BRANDON – A group of Computer Science majors became Brandon University’s (BU’s) first team to top all Manitoba entries in the ACM North Central North America Regional Programming Contest last weekend.
On Saturday, Nov. 3, the BU team of Logan Praznik, Jason Klimack and Andrii Hrytsenko took part in the regional competition of the International Collegiate Programming Contest (ICPC) in Winnipeg, one of 12 regional sites where the event was simultaneously staged. Competing on site with several teams from the University of Manitoba and the University of Winnipeg, Praznik, Klimack and Hrytsenko posted the top score at the location — a first in BU’s six years of competition. Overall, the BU team placed 23rd out of nearly 300 competing entries representing universities in eight central U.S. states as well as Manitoba.
“It’s rewarding to see that you can compete with other big universities and you can win,” said Hrytsenko, who is a graduate of Vincent Massey High School in Brandon, while Praznik and Klimack are both alumni of Crocus Plains Regional Secondary School in Brandon.
The students are given a list of 10 problems and are tasked with solving as many as they can in five hours, working in a team of three but with only one computer. That means they will tackle some elements of the problems together, while working out other parts on paper on their own. The BU team was the only one in Manitoba to solve five of the problems. Across the region only 16 teams solved more than five problems, and two problems were not solved by any team at any site.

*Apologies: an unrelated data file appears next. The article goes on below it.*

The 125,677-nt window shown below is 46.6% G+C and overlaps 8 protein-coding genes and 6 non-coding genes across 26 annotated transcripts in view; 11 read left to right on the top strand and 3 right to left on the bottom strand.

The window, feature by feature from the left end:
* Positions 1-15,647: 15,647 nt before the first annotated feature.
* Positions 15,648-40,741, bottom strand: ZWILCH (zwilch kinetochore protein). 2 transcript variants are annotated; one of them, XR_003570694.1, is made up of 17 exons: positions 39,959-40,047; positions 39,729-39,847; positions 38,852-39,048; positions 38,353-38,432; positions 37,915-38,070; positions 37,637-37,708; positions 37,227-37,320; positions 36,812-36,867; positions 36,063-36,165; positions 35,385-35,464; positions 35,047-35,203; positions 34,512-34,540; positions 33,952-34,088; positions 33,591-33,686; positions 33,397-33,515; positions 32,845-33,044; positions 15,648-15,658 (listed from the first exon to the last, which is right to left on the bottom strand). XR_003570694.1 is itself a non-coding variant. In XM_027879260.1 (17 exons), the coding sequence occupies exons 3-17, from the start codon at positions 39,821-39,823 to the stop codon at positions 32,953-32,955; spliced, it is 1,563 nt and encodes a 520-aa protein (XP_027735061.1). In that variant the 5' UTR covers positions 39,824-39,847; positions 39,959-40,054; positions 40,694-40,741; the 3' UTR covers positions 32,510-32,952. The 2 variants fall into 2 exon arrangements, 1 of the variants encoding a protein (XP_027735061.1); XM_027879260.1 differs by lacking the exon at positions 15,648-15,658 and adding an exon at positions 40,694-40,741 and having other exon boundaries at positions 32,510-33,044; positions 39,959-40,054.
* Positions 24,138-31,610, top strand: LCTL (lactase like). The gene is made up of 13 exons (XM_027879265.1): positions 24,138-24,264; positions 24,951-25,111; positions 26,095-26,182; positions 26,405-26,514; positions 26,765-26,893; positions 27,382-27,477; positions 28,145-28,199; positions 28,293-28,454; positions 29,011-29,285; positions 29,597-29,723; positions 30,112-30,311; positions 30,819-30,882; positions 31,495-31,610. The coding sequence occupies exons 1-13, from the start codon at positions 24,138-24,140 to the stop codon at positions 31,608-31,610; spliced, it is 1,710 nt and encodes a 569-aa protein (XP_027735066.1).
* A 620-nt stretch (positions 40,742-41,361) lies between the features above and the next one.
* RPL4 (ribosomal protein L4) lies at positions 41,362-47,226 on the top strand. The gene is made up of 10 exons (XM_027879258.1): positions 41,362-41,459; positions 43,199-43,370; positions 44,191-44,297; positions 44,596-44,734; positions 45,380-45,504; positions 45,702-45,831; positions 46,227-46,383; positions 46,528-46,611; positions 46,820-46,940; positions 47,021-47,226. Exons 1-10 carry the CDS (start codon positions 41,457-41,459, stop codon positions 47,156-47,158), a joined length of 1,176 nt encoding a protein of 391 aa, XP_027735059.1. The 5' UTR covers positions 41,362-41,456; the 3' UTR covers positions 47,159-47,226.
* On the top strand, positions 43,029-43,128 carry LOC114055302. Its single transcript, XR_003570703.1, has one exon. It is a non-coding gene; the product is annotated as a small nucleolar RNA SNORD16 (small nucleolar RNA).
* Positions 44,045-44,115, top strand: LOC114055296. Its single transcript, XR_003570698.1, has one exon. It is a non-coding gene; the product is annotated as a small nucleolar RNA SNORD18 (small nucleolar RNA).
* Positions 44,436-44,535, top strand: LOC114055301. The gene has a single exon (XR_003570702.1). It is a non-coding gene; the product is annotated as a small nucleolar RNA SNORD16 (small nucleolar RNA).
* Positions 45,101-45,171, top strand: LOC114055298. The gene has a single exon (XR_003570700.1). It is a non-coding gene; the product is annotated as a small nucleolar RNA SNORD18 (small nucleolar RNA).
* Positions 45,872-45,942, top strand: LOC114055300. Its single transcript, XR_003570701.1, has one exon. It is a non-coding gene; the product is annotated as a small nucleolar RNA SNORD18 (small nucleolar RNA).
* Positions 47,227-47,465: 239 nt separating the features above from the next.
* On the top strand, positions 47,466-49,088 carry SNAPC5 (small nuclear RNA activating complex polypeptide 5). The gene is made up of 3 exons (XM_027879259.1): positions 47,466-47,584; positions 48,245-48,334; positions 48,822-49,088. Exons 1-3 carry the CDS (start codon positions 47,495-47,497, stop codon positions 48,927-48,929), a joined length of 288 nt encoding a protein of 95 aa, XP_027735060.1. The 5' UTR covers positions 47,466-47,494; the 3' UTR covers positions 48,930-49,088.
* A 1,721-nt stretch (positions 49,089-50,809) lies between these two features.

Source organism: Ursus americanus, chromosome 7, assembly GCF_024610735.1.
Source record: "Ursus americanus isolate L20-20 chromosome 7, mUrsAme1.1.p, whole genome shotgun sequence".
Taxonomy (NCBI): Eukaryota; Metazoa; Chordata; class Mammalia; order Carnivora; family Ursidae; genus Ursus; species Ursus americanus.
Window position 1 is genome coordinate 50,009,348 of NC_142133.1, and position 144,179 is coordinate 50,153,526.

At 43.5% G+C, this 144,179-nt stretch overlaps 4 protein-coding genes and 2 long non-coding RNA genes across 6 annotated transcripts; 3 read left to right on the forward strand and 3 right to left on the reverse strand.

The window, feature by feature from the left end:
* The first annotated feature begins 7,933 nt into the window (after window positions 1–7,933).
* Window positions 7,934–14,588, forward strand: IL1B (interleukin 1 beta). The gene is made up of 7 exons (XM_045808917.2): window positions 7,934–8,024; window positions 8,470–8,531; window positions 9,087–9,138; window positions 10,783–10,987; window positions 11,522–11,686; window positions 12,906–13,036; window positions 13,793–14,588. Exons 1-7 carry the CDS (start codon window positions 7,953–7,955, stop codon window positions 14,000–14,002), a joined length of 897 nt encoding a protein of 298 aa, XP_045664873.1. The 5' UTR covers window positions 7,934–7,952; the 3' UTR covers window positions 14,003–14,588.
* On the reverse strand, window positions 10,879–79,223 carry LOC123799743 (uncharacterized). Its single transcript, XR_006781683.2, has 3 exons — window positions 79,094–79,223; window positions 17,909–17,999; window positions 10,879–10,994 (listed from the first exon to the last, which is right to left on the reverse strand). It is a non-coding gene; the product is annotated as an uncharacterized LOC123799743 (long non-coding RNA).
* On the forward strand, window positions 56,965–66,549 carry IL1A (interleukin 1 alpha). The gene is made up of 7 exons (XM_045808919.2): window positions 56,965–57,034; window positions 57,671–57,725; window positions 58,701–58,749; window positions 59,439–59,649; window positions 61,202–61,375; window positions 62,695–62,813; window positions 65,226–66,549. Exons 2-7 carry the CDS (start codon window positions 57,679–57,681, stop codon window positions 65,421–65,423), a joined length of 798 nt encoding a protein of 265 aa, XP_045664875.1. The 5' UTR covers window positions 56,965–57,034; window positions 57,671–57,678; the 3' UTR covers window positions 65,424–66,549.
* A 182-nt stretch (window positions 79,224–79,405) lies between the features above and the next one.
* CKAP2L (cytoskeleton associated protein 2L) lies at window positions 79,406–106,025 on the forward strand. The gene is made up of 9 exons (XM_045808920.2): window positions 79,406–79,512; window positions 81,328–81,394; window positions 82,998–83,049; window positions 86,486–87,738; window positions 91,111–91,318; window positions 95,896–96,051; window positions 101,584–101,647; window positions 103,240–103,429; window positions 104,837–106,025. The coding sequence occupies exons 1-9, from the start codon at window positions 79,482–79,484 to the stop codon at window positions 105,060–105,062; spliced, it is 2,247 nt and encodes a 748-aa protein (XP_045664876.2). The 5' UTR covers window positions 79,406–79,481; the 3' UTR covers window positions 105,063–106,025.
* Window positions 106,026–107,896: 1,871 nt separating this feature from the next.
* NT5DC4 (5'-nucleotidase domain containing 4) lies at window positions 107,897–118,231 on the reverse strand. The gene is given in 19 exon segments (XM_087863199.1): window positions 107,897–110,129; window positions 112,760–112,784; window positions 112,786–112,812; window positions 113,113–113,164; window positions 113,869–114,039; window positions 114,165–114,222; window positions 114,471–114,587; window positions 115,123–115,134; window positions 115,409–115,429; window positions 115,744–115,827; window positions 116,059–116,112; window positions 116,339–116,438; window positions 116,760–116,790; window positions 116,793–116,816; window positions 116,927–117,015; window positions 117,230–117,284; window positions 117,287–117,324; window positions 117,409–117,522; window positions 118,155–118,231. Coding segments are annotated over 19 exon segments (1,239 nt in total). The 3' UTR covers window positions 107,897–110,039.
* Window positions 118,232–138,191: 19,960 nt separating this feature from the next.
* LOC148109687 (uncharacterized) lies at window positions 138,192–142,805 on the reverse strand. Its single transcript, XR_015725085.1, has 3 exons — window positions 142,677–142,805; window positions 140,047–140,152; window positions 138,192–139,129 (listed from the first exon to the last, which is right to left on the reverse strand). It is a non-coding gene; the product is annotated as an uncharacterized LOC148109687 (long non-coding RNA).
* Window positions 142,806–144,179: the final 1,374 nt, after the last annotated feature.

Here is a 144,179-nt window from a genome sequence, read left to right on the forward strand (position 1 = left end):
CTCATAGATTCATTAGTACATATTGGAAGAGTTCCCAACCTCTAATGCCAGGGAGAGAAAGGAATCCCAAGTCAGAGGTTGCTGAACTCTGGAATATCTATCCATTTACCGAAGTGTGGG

“The test isn’t designed to be completely solved,” said Dr. Ashraf Abdelbar, a Professor of Mathematics and Computer Science at BU and the team’s coach.
“Part of the challenge is looking at the problems and deciding which ones you can solve the quickest, because time is also part of your score. There is a lot of strategy involved.”
The BU team, which was supervised at the competition by Dr. Gautam Srivastava, an Associate Professor in the Department of Mathematics and Computer Science, has had plenty of experience to develop their strategy and teamwork. This year’s competition was their third working together as a team.
“The first time you compete you are nervous,” Hrytsenko said. “With more experience you are able to relax and to focus on the problems.”
Abdelbar has taken teams to the competition for more than 15 years, predating his arrival at BU. To help develop skills in local students he organizes a high school programming competition each year as well as training at BU that begins each fall.
The programming contest began in Texas in the 1970s and has grown to involve more than 50,000 students from six continents. After the regional results are tabulated, more than 120 teams will be invited to take part in the 2019 World Finals next spring at the University of Porto, in Portugal.